The CPI is based on prices of food, clothing, shelter, and fuels, transportation fares, charges for doctors' and dentists' services, drugs, and the other goods and services that people buy for day-to-day living. Each month, prices are collected in 87 urban areas across the country from about 6,000 housing units and approximately 24,000 retail establishments--department stores, supermarkets, hospitals, filling stations, and other types of stores and service establishments. All taxes directly associated with the purchase and use of items are included in the index.
The index measures price changes from a designated reference date (1982-84) that equals 100.0. An increase of 16.5 percent, for example, is shown as 116.5. This change can also be expressed in dollars as follows: the price of a base period "market basket" of goods and services in the CPI has risen from $10 in 1982-84 to $11.65. For further details see the CPI home page on the Internet at www.bls.gov/cpi and the BLS Handbook of Methods, Chapter 17, The Consumer Price Index, available on the Internet at www.bls.gov/opub/hom/homch17_a.htm.
In calculating the index, price changes for the various items in each location are averaged together with weights that represent their importance in the spending of the appropriate population group. Local data are then combined to obtain a U.S. city average. Because the sample size of a local area is smaller, the local area index is subject to substantially more sampling and other measurement error than the national index. In addition, local indexes are not adjusted for seasonal influences. As a result, local area indexes show greater volatility than the national index, although their long-term trends are quite similar. NOTE: Area indexes do not measure differences in the level of prices between cities; they only measure the average change in prices for each area since the base period.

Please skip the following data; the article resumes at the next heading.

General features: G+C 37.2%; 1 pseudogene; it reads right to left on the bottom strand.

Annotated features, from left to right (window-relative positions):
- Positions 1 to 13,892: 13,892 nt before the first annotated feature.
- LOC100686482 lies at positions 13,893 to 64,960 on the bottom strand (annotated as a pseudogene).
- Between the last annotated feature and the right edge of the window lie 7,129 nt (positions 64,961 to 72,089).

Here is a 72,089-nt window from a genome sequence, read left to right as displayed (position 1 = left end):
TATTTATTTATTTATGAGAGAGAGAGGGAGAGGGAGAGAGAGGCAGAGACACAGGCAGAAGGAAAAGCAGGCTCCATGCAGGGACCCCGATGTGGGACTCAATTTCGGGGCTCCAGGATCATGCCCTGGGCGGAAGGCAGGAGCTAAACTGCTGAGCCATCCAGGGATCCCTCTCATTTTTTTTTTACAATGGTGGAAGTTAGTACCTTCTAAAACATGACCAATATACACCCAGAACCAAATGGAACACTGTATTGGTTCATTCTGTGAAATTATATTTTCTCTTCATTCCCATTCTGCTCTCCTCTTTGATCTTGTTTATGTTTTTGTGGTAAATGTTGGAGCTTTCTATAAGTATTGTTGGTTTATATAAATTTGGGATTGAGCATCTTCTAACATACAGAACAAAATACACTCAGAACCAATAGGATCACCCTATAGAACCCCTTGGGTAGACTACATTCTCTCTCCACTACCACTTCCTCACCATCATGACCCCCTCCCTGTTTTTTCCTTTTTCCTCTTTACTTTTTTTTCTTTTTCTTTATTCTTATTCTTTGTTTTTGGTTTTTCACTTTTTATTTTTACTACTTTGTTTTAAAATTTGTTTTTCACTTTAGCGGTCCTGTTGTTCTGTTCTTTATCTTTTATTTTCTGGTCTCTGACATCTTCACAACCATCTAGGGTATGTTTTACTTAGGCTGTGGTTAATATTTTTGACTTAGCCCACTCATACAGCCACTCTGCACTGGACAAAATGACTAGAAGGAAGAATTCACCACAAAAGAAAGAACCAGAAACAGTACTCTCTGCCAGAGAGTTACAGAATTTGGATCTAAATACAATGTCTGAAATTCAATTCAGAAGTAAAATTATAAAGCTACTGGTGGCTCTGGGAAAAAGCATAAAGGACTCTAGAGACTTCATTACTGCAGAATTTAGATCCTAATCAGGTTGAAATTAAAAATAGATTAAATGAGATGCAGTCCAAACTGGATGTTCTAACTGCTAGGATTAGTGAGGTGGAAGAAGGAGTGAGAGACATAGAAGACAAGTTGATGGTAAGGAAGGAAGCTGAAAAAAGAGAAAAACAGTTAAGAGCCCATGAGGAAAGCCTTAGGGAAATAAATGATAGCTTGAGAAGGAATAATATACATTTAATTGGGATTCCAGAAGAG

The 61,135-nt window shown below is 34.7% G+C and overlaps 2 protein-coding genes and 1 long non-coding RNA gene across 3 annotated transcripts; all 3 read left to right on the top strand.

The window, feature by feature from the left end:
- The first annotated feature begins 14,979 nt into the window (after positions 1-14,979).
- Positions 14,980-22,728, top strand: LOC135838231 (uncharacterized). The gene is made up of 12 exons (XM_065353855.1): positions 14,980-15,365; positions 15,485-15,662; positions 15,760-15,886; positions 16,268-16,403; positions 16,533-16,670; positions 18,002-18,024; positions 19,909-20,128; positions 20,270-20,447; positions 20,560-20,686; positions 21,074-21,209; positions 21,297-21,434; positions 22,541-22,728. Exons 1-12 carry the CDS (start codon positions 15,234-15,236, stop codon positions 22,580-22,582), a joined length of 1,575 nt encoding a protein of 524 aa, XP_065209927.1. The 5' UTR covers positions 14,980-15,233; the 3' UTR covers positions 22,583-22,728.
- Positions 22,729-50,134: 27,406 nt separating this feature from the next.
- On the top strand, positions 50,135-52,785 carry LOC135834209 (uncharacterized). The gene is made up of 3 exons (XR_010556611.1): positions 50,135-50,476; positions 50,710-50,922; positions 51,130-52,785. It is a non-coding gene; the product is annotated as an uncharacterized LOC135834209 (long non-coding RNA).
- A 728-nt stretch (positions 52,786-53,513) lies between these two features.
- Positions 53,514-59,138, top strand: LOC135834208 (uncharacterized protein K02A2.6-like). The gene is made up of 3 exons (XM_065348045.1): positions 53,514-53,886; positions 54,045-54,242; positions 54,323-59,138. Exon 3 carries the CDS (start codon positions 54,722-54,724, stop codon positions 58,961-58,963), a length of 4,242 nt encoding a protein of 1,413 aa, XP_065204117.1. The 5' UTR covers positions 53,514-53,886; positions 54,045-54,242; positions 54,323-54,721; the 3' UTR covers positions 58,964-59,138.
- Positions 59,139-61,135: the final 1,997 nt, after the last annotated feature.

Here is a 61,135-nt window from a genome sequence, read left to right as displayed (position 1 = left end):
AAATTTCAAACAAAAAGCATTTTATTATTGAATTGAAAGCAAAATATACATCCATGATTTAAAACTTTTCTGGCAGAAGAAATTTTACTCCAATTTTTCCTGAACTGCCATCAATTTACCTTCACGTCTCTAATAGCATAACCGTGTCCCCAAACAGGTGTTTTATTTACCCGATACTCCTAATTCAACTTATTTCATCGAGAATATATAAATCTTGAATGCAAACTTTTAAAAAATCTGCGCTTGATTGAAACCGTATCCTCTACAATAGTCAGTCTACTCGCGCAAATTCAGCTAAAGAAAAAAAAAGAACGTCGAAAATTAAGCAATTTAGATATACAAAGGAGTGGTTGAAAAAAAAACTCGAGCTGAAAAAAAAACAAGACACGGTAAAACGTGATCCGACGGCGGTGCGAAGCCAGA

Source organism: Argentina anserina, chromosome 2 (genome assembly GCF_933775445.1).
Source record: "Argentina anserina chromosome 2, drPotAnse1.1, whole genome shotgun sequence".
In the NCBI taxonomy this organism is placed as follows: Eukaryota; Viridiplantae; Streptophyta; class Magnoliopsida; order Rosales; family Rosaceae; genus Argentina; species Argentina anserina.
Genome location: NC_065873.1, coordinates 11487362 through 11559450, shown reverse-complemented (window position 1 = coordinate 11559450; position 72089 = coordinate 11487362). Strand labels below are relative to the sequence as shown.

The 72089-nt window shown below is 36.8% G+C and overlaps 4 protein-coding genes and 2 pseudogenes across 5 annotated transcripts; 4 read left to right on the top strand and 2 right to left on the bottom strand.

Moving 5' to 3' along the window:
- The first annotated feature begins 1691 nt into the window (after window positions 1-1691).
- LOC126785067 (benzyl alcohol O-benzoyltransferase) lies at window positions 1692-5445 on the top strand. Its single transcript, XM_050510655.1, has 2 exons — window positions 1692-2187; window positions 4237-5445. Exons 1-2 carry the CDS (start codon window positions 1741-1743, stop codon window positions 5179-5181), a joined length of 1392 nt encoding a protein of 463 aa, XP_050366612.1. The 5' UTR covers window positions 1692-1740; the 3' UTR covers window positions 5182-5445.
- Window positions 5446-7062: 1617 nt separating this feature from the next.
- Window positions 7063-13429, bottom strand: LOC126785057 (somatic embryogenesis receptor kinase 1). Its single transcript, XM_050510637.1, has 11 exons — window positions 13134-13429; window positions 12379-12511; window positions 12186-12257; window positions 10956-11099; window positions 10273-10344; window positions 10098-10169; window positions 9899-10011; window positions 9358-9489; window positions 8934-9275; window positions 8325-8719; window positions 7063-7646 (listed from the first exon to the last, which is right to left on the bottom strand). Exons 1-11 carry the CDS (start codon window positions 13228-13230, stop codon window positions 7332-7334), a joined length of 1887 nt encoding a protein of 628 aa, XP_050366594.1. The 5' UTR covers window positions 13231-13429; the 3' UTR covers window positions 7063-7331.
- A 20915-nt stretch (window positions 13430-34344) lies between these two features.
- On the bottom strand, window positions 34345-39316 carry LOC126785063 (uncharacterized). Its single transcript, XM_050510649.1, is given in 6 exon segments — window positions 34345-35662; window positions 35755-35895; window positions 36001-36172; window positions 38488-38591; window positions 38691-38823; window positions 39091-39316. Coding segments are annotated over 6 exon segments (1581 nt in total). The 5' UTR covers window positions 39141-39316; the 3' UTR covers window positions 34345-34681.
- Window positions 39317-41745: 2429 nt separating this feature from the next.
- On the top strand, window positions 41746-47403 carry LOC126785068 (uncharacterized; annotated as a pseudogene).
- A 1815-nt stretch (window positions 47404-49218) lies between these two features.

The New York-Northern New Jersey-Long Island, N.Y.-N.J.-Conn.-Pa. consolidated area covered in this release is comprised of Bronx, Dutchess, Kings, Nassau, New York, Orange, Putnam, Queens, Richmond, Rockland, Suffolk, and Westchester Counties in New York State; Bergen, Essex, Hudson, Hunterdon, Mercer, Middlesex, Monmouth, Morris, Ocean, Passaic, Somerset, Sussex, Union, and Warren Counties in New Jersey; Fairfield County and parts of Litchfield, Middlesex, and New Haven Counties in Connecticut; and Pike County in Pennsylvania.
Information in this release will be made available to sensory impaired individuals upon request. Voice phone: (202) 691-5200; Federal Relay Service: (800) 877-8339.
|Item and Group||Indexes||Percent change from-|
All items (1967=100)
Food and beverages
Food at home
Food away from home
Rent of primary residence (1)
Fuels and utilities
Energy services (1)
Utility (piped) gas service (1)
Household furnishings and operations
Gasoline (all types)
Gasoline, unleaded regular (3)
Gasoline, unleaded premium (3)
Education and communication (5)
Other goods and services
Commodity and service group
Commodities less food and beverages
Nondurables less food and beverages
Special aggregate indexes
All items less medical care
All items less shelter
Commodities less food
Nondurables less food
Services less rent of shelter (2)
Services less medical care services
All items less energy
All items less food and energy
Note: Index applies to a month as a whole, not to any specific date.
Last Modified Date: Friday, July 17, 2015